Here is some interesting advice a FICO expert told me. I am interested in knowing if people in the community agree:
Instead of just putting unused Credit Cards in the sock drawer or using them every three months just to stay on the good side of the credit card companies, INSTEAD my friend, who works in the Credit Department of a local bank, told me to slightly overpay your credit card by a few dollars and don't ask for a refund for the credit balance. The credit reporting agencies will report a zero balance but because you have a credit balance they have to report for each month there is a balance on the account regardless if you use it or not. On the other hand if you just put the unused credit card in the sock drawer and don't use it with a true zero balance the credit card companies will not report anything that month at all giving the impression you are not using credit and thus hurting your FICO Score.
What do you think of my friends advice? Analysis?
I don't know about that trick, but I know for sure that my unused $0 balance CCs report monthly. They will still add an "OK" tick in the payment history and update the reported date. Now FICO won't ding you for non-CC use (assuming you don't have all $0 balances on all of your credit accounts). But FICO will ignore a CC due to inactivity after several months and the part that is ignored is the balance and CL from my understanding. Age for sure still factors in. I don't know if an overpayment monthly would stop that inactivity or not. In the past I have overpaid my CCs and they automatically refunded me the $$$ after 2-3-4 months whether I wanted that or not.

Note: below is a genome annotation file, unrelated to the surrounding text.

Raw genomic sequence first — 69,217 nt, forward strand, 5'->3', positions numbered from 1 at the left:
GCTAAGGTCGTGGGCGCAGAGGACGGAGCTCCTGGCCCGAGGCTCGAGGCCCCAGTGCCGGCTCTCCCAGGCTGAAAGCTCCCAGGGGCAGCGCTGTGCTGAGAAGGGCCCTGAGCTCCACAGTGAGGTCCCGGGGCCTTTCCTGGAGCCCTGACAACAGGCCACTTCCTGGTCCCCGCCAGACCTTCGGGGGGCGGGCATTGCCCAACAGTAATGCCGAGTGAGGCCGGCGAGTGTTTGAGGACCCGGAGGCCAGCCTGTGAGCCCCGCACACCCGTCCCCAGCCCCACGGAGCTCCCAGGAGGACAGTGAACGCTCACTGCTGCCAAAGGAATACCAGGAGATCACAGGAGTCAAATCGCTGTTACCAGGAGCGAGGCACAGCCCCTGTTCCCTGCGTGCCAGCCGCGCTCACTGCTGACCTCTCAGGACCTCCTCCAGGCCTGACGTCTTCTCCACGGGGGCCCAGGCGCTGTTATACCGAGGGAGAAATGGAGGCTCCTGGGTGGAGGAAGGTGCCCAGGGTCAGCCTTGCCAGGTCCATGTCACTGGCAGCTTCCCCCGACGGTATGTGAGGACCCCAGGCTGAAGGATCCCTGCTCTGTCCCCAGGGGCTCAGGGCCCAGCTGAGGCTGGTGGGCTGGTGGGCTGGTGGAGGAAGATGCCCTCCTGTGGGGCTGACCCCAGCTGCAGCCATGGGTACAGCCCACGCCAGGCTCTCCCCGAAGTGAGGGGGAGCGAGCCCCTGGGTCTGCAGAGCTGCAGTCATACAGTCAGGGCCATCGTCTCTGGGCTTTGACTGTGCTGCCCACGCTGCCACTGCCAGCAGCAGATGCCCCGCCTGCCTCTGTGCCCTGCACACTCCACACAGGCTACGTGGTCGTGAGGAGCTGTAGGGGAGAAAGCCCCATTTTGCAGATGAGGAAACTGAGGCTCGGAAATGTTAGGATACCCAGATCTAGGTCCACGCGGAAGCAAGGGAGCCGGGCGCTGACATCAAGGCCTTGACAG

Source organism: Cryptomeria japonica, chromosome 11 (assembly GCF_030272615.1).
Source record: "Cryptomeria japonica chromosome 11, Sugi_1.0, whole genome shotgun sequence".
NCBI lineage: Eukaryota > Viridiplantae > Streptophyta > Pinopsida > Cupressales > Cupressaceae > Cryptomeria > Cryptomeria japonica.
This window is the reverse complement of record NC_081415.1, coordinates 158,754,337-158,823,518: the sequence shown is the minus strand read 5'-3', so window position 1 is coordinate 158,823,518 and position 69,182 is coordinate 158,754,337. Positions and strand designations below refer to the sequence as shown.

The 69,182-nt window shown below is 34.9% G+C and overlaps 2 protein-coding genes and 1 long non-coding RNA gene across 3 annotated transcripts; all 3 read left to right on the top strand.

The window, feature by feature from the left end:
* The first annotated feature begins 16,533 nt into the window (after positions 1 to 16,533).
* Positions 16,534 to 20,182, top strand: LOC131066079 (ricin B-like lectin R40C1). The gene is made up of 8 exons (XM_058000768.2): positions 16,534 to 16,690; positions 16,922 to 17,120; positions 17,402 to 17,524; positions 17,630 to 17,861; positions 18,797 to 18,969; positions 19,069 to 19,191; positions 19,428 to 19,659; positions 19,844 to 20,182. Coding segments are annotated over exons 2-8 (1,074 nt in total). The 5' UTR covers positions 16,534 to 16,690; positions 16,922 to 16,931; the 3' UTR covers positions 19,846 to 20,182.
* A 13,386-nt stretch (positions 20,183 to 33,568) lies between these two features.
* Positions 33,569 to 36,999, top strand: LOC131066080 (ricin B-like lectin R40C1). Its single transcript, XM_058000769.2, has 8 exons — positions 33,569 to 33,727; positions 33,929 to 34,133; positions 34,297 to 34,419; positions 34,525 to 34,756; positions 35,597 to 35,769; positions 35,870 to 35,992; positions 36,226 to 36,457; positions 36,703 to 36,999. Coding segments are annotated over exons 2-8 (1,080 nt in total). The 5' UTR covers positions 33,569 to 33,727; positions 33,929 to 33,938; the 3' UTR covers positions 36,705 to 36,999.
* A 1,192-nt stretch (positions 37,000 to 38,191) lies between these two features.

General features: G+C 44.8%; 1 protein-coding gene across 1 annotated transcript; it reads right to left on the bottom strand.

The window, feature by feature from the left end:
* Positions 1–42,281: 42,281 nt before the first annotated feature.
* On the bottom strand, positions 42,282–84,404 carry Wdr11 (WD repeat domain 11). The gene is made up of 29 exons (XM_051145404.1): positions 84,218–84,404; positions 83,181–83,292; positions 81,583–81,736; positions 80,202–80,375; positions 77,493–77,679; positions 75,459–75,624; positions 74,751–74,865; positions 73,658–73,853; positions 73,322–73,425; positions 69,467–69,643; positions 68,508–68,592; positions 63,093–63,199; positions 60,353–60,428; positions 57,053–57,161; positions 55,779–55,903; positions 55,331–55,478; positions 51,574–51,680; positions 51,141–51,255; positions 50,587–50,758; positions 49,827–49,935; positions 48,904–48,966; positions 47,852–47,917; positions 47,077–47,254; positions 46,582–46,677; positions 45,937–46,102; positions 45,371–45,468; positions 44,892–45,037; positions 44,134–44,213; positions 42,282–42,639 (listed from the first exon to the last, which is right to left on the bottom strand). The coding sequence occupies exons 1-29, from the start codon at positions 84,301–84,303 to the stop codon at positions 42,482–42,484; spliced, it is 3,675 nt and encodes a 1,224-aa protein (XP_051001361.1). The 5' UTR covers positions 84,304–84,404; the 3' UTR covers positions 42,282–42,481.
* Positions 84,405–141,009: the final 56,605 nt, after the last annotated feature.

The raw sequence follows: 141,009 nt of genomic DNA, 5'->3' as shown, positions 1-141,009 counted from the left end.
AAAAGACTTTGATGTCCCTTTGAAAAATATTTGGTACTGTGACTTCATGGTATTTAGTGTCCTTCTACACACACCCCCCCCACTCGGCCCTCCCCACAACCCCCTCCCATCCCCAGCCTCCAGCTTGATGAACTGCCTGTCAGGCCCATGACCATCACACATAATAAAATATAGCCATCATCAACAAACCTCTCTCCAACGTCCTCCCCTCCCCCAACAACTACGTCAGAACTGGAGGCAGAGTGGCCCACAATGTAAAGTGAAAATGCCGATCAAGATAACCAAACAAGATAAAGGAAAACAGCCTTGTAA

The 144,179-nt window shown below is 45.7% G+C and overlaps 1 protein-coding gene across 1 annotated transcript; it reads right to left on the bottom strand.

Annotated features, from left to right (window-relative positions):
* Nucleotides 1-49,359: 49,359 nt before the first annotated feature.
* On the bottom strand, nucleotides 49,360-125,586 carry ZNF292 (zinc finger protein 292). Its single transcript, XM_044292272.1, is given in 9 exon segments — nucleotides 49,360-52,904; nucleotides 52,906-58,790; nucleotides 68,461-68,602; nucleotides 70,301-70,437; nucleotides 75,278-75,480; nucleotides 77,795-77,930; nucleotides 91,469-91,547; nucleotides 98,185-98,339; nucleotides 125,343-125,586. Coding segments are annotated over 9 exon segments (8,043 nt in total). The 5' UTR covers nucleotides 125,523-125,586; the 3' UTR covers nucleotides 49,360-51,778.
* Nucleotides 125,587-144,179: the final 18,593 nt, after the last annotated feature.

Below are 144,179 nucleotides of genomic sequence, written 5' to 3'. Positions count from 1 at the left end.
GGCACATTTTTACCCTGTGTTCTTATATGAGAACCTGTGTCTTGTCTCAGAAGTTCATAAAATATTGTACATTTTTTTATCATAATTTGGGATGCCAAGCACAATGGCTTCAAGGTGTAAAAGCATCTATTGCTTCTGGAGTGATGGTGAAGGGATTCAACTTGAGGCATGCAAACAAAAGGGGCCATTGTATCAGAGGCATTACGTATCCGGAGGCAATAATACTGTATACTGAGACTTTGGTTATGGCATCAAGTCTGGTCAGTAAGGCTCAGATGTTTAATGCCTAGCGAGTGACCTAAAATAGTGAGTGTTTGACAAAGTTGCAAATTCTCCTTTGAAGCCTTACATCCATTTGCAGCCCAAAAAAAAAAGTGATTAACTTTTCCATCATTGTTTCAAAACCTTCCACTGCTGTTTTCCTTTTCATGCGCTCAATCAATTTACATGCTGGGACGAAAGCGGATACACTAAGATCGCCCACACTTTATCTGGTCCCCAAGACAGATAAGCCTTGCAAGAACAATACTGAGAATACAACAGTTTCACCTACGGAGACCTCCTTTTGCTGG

Not using a CC won't hurt your FICO though. You still get credit for the mix of credit, impact upon your scoring bucket, impact to length of history and AAoA. Even the payment history is still factored in. I know that util can be impacted over time though if not used for several months (an unknown in FICO scoring...might be 6 months), but that only matters if you are carrying balances on your other CCs.
It's my experience that credit cards consistently report every month. I have just checked for both Amex and non-Amex. I make the distinction because Amex is in some situations an exception from Visa, MC, Discover etc. Amex for instance updates the activity date only when a statement balance is larger than zero, while others do it also if such a balance has have been zeroed before the statement date. Here is, if I remember correctly, where it gets really funny, because when a month of no use follows a month of a larger than zero balance, a zero balance will be reported. But that's not what people have in mind when saying that a card reports a balance, just as carrying a balance means one thing to some and another to others.